Abstract:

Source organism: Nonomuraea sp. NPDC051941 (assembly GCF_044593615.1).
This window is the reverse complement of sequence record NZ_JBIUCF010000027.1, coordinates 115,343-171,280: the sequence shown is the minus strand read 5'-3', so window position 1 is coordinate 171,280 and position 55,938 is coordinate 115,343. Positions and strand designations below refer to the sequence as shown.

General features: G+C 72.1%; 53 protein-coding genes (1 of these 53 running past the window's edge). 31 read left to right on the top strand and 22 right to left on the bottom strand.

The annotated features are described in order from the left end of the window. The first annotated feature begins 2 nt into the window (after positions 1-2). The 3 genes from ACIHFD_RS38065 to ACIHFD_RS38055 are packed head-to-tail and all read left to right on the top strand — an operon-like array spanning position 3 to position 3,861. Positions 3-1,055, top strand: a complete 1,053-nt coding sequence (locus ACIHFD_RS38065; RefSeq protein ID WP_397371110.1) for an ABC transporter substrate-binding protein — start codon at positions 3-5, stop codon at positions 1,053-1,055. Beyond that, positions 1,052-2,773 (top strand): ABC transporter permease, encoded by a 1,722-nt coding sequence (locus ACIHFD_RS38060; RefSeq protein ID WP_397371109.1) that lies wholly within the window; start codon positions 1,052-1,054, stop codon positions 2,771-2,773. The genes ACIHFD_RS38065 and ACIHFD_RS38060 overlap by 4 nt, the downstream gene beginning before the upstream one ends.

This thesis presents a methodology for solving an inverse problem: given a complete description of a physical system, we can synthesise the output data of some measurements. The problem of predicting the result of measurements is called the forward problem. The inverse problem is to estimate the parameters of the system from the measurements. In this thesis we show image reconstruction in electrical impedance tomography (EIT). In EIT, currents are injected into the body through electrodes which are attached on the boundary of the body. The resulting voltages are measured on the electrodes. Using different current patterns and voltage measurements, an approximation for the spatial distribution of conductivity inside the body can be reconstructed. Mathematically the EIT reconstruction problem is a nonlinear ill-posed inverse problem. In our research we use statistical inversion to reconstruct the image. The methods are presented from the Bayesian point of view. The stochastic formulation of an inverse problem requires a resolution in terms of samples from a posterior distribution. We have used a polygonal representation for the unknown insulating inclusion which defines the prior distribution. In the Bayesian paradigm, the problem is to summarise the posterior distribution for the unknown parameter, given the data and the prior information of the object. We used Markov chain Monte Carlo (MCMC) technique to draw samples from the target distribution and performed output analysis over the entire model space. i As this inverse problem is computationally intensive, we have considered the computational work load required to solve the forward problem within the likelihood evaluation. We investigated direct methods in our linear solver and have measured the computational cost for matrix updating when the matrix gets perturbed at each step of the MCMC run. Ultimately we found that we can use an iterative technique to get an approximate solution and can save CPU time. This approximation scheme is reasonable in terms of probabilistic sense and computational efficiency. Also we have established an algorithm which estimates the mean separation time between an approximate chain on the state space and the true chain that is constructed based on exact calculation of the likelihood. In this thesis, we give a general idea of this novel coupling separation algorithm for efficient MCMC and show a simple example of how this algorithm works in practice. We conclude by stating some open questions for future research.